Three potential nightmares haunting investors

by | Oct 31, 2018

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Will Hobbs, head of investment strategy at Barclays Smart Investor, gives us a fright:

Equity and bond markets have been increasingly volatile in recent weeks as investors have reacted to rising US interest rates, concerns about the escalating trade war between the US and China, and the ongoing Brexit rumblings.

Much of the falls in equity markets in particular are so far down to little more than speculation, with company results remaining broadly robust across many sectors, but jitters are nonetheless turning into something more meaningful as losses start to accumulate.

Are we at the end of the cycle of losses, or the start of something more terrifying such as a sustained downturn?

Time will tell, but there are some potential events which are looming large in investors’ minds. Below Will Hobbs, head of investment strategy at Barclays Smart Investor, looks at three potentially ghastly scenarios which could panic investors.

  1. Global debt binge strikes back (again)

This continues to be the favourite choice of prospective economic apocalypse among doom-mongers – the one that perhaps speaks most seductively to our inner puritan. As measured by global gross debt as a percentage of GDP, the excesses of 2007 represent just a staging post to our current state of bloated excess.

The nightmare: Most asset prices seem crazily reliant on central bank largesse, the band aid which has allowed us to forget that the modern global economy is little more than a debt based confidence trick. As those same central bankers try to remove their atrophied patients from the monetary drip – as we are seeing in the US right now – this trick could be cruelly exposed, causing equity markets in particular to plunge as part of a long deferred mean-reversion trend.

The reality: But what if the personal perspective on debt was near irrelevant to how we should think about it at the global or even country level? What if the Great Financial Crisis actually had less to do with aggregate levels of debt and solvency, but rather liquidity – a sudden vacuum of confidence in a system that has always been reliant on it – even before we cast our monetary system adrift from gold?

We also need to remember that debt is also wealth – one person’s liability is another’s asset. Mortgage debt is an asset for banks; government bonds are held in your pension; debt issued by companies is financed by investors and banks.

We, the consumers, own shares in many of these institutions and even have a claim on government given that it is funded by our taxes. This points to the fact that at the global level, there can be no net debt, at least not until we manage to find any willing extraterrestrial suckers/creditors. The gross amount of debt owed by the global economy is therefore meaningless in isolation, in spite of the horror it generally provokes.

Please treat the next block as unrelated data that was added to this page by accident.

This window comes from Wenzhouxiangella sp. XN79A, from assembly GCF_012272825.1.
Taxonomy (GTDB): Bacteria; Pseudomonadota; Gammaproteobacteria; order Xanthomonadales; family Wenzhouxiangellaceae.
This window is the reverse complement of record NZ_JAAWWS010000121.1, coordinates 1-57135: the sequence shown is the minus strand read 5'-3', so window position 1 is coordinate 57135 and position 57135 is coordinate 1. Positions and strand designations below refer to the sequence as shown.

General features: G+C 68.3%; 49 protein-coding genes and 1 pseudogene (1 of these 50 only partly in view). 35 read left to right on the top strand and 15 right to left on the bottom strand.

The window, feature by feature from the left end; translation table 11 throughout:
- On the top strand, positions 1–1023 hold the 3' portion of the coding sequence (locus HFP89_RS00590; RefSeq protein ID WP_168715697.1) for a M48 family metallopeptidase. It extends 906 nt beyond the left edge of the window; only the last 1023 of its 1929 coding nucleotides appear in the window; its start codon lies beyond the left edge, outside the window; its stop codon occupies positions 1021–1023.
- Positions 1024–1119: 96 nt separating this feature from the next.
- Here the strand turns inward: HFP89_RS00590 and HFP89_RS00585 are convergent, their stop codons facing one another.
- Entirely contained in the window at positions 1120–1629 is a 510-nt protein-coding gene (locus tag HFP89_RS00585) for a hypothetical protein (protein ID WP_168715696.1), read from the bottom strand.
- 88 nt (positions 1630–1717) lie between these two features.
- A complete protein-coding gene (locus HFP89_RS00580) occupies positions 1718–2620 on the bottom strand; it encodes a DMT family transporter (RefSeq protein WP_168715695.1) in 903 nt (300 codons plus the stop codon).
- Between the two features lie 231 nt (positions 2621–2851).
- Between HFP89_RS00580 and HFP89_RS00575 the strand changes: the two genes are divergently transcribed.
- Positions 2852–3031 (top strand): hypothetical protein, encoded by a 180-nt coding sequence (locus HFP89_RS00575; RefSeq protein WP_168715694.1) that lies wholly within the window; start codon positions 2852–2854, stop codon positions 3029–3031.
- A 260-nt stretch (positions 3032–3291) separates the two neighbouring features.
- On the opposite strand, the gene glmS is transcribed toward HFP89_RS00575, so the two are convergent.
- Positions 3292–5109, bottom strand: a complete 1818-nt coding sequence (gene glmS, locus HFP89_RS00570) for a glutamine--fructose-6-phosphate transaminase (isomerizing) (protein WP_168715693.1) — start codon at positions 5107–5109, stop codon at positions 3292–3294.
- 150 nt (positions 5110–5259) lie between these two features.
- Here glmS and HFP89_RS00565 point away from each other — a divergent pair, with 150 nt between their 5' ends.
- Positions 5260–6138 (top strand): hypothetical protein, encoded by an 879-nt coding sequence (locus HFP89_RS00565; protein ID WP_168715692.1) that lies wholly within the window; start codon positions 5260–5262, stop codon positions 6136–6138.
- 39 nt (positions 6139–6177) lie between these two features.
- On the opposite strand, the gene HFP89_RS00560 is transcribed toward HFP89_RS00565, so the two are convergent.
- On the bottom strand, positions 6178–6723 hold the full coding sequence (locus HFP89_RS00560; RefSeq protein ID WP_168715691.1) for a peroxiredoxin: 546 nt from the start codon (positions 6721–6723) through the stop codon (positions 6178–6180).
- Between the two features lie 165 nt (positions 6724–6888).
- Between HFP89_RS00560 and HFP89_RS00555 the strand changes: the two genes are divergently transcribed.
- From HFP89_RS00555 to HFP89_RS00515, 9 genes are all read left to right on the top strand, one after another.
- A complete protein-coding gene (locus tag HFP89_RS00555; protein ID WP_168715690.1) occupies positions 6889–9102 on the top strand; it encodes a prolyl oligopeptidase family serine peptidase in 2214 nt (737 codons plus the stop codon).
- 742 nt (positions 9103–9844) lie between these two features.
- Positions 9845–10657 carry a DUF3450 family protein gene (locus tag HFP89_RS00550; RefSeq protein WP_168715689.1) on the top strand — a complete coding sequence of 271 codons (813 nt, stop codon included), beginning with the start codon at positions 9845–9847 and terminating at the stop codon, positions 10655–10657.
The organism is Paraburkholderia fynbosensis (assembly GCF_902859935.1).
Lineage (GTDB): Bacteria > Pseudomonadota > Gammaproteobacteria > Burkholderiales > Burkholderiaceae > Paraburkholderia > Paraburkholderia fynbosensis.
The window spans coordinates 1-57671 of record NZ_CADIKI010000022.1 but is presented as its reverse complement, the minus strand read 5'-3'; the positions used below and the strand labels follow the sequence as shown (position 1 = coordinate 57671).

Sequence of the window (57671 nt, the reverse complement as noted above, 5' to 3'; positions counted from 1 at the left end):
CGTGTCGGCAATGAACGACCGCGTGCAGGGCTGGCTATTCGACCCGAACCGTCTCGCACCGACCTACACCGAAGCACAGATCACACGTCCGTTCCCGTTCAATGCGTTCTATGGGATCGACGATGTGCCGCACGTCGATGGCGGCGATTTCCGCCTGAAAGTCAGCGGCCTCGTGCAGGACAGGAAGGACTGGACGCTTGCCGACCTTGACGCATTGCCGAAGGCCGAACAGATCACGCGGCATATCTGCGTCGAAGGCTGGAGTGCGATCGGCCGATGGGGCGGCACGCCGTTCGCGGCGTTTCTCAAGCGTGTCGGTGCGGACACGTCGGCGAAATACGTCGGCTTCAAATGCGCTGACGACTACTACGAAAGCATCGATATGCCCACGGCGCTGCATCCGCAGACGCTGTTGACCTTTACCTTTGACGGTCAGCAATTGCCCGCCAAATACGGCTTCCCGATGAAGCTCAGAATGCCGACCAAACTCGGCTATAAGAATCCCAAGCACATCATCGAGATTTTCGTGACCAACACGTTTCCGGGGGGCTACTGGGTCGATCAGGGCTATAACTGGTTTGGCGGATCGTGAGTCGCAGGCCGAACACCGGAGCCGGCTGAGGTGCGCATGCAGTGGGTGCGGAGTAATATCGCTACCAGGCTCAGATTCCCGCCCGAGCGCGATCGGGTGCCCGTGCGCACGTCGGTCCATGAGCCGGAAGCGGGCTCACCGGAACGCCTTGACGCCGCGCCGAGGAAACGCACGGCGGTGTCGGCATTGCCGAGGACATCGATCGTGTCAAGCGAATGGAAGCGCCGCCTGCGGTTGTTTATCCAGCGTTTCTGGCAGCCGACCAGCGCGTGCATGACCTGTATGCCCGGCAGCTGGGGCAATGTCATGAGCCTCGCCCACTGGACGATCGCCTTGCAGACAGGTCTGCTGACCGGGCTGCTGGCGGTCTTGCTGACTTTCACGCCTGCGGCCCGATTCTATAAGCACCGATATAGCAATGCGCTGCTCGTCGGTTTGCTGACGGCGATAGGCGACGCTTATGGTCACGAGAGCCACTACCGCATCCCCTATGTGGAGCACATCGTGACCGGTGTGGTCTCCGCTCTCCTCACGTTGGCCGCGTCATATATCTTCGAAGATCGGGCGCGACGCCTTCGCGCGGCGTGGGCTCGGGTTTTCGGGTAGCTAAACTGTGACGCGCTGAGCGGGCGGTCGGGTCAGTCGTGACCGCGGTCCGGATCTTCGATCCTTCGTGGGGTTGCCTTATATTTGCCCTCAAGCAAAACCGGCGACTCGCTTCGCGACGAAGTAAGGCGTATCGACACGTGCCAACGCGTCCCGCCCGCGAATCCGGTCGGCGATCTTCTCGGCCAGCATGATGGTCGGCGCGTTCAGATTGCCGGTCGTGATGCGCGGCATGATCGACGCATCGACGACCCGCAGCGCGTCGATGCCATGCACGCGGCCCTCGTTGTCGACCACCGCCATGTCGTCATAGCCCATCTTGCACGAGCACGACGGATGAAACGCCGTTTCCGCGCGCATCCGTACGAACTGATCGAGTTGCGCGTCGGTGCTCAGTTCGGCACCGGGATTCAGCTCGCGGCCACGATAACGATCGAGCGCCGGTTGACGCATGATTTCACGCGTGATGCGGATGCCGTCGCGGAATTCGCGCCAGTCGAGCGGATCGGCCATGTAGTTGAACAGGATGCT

Furthermore, the ‘choke’ point for US interest rates for either the US economy or indeed the wider world in aggregate still looks to be some distance from current levels on our estimation.

  1. Break up of Europe

The nightmare: This is a recurring theme of the still smouldering eurozone crisis. Most recently it is populist Italian politicians who are the likely agents of the breakup, but before that it was mooted to be the UK’s referendum vote, the Greeks and various other discontented members. If there was to be a break up, it would likely be an economically savage event for the world economy.

The reality: Of course we could never rule out the breakup of the euro. However, investors should not underestimate the weight of history and, in reality, the lack of credible alternatives to further integration.

If the crisis of the last few years has taught us anything, it is that the major actors within the euro, from the German and French politicians to the European Central Bank, are more formidably committed to keeping the euro together than many might have previously imagined.

Besides which, Italian households hold assets worth several times’ the value of the debt the Italian government owes, which represents a very strong reason not to devalue both by returning to the lira.

  1. China collapse

The nightmare: A so called ‘hard landing’ for the Chinese economy has long been fetishised by Western commentators and certain very vocal hedge fund managers. A soaring debt pile, a wobbly housing market and a Western commentariat scarred by their collective failure to spot the troubles that lay in the US sub-prime sector are all contributing factors.

The reality: Again, it is impossible to totally rule out, however, as investors we are always trying to work in probabilities. How likely is it? For their part, Chinese policymakers have been introducing a range of regulatory reforms designed to reduce economy-wide leverage and curb financial stability risks.

These have had the side effect of tightening liquidity and reducing credit availability, leading to the current slowdown in the economy. With Chinese equities making up the largest component of our emerging market equity exposure, and the Chinese economy being a key source of external demand for the wider emerging Asia region, a more serious downturn would be particularly detrimental to our investment portfolios.

So far, we believe policymakers have sufficient controls over key levers of the economy to prevent an over-tightening scenario – recent actions pay testament to that. The ongoing slowdown has therefore been gradual, and the risk of it metastasizing into a more serious downturn remains low.

 

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